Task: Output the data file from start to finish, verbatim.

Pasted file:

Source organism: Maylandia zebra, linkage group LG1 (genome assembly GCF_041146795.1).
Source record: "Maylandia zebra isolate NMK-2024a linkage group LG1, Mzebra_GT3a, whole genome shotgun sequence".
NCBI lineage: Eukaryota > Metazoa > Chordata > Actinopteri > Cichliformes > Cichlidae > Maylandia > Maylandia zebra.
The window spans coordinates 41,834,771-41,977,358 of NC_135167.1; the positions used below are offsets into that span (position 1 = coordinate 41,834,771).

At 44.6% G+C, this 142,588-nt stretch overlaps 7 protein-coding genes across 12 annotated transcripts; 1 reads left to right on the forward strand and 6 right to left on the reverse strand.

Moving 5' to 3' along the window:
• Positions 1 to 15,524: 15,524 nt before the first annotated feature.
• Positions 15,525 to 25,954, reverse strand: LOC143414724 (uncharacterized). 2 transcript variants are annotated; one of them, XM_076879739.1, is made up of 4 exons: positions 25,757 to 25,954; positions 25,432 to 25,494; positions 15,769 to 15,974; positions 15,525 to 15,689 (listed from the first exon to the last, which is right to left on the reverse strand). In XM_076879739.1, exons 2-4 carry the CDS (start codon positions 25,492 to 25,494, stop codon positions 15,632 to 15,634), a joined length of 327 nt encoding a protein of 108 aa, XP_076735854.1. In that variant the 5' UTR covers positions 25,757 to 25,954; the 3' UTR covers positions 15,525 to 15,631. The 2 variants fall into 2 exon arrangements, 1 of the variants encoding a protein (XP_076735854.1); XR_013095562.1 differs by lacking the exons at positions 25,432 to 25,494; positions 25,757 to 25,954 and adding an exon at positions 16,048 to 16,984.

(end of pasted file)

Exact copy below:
Source organism: Maylandia zebra, linkage group LG1 (genome assembly GCF_041146795.1).
Source record: "Maylandia zebra isolate NMK-2024a linkage group LG1, Mzebra_GT3a, whole genome shotgun sequence".
NCBI lineage: Eukaryota > Metazoa > Chordata > Actinopteri > Cichliformes > Cichlidae > Maylandia > Maylandia zebra.
The window spans coordinates 41,834,771-41,977,358 of NC_135167.1; the positions used below are offsets into that span (position 1 = coordinate 41,834,771).

At 44.6% G+C, this 142,588-nt stretch overlaps 7 protein-coding genes across 12 annotated transcripts; 1 reads left to right on the forward strand and 6 right to left on the reverse strand.

Moving 5' to 3' along the window:
• Positions 1 to 15,524: 15,524 nt before the first annotated feature.
• Positions 15,525 to 25,954, reverse strand: LOC143414724 (uncharacterized). 2 transcript variants are annotated; one of them, XM_076879739.1, is made up of 4 exons: positions 25,757 to 25,954; positions 25,432 to 25,494; positions 15,769 to 15,974; positions 15,525 to 15,689 (listed from the first exon to the last, which is right to left on the reverse strand). In XM_076879739.1, exons 2-4 carry the CDS (start codon positions 25,492 to 25,494, stop codon positions 15,632 to 15,634), a joined length of 327 nt encoding a protein of 108 aa, XP_076735854.1. In that variant the 5' UTR covers positions 25,757 to 25,954; the 3' UTR covers positions 15,525 to 15,631. The 2 variants fall into 2 exon arrangements, 1 of the variants encoding a protein (XP_076735854.1); XR_013095562.1 differs by lacking the exons at positions 25,432 to 25,494; positions 25,757 to 25,954 and adding an exon at positions 16,048 to 16,984.